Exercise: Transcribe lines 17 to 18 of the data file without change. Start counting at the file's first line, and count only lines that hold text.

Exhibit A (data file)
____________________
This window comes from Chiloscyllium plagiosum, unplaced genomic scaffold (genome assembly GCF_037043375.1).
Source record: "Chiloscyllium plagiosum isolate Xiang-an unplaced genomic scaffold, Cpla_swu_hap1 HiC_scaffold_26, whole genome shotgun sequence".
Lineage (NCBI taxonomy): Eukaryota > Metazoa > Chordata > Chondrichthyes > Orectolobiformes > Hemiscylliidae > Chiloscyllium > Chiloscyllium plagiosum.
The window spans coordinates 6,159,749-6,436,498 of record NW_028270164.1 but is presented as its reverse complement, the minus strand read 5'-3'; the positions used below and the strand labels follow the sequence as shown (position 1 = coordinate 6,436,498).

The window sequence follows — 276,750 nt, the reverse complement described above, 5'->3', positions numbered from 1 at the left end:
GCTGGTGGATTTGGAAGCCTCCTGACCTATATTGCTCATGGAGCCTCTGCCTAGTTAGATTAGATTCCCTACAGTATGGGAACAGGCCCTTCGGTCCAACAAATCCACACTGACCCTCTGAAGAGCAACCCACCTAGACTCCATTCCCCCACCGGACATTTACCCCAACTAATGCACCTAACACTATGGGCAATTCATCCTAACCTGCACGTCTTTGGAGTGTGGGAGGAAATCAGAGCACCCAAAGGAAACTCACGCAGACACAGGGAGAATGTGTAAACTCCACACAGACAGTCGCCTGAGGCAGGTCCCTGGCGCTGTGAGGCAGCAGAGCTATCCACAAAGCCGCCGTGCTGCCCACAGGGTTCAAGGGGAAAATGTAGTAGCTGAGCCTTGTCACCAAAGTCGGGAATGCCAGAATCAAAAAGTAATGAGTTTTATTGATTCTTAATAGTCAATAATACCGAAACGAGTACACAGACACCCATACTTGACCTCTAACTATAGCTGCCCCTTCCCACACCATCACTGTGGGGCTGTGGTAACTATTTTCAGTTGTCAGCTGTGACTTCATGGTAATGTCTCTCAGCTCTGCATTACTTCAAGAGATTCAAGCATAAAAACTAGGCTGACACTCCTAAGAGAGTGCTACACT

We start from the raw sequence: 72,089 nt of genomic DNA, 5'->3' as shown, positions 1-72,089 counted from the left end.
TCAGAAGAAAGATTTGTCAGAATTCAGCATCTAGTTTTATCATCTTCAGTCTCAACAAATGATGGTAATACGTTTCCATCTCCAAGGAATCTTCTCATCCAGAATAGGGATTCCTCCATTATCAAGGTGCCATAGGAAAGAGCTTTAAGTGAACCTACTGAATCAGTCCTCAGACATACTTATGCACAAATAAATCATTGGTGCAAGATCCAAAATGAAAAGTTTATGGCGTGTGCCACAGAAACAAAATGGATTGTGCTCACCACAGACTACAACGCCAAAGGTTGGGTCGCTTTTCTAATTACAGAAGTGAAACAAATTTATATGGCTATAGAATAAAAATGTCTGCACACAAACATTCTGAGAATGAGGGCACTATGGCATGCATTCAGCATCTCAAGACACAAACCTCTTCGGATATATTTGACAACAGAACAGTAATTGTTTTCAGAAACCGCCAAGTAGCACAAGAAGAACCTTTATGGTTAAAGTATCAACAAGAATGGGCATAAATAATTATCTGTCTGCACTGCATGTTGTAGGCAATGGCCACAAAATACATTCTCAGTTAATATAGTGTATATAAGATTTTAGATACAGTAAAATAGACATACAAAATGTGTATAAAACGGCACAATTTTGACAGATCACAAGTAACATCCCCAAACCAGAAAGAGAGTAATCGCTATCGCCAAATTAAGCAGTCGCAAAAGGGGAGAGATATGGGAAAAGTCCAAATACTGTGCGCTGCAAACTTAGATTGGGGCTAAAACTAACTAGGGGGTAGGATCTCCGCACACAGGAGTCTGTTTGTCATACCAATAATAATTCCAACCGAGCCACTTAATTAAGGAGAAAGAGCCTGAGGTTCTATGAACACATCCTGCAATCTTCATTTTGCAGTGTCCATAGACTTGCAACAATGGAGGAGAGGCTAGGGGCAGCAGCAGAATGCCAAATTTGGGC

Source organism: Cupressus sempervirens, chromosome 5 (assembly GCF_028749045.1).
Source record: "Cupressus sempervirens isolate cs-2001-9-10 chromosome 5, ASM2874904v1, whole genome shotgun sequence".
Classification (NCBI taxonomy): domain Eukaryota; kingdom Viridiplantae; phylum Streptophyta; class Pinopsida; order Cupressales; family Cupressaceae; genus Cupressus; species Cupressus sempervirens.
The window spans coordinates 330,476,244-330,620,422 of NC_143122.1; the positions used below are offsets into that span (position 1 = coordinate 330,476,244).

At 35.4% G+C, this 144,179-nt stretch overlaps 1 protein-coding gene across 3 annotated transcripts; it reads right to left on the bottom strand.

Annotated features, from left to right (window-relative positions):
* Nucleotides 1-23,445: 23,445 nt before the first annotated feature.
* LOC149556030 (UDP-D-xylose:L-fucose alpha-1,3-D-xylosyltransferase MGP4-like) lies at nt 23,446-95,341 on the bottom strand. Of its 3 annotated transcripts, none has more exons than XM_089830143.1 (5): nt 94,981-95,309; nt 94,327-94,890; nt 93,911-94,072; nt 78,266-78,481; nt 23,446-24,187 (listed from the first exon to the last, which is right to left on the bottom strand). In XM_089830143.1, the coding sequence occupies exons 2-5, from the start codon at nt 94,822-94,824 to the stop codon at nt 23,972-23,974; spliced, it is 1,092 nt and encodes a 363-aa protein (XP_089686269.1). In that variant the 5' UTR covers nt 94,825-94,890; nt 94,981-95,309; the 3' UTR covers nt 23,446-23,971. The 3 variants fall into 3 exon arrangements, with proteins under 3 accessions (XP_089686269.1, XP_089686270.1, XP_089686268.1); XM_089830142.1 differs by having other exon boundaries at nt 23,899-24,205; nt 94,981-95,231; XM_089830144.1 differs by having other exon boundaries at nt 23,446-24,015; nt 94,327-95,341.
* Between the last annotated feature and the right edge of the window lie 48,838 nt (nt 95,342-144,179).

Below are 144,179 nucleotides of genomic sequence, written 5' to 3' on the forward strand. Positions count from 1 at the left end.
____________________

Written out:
* Between the last annotated feature and the right edge of the window lie 48,838 nt (nt 95,342-144,179).

Below are 144,179 nucleotides of genomic sequence, written 5' to 3' on the forward strand. Positions count from 1 at the left end.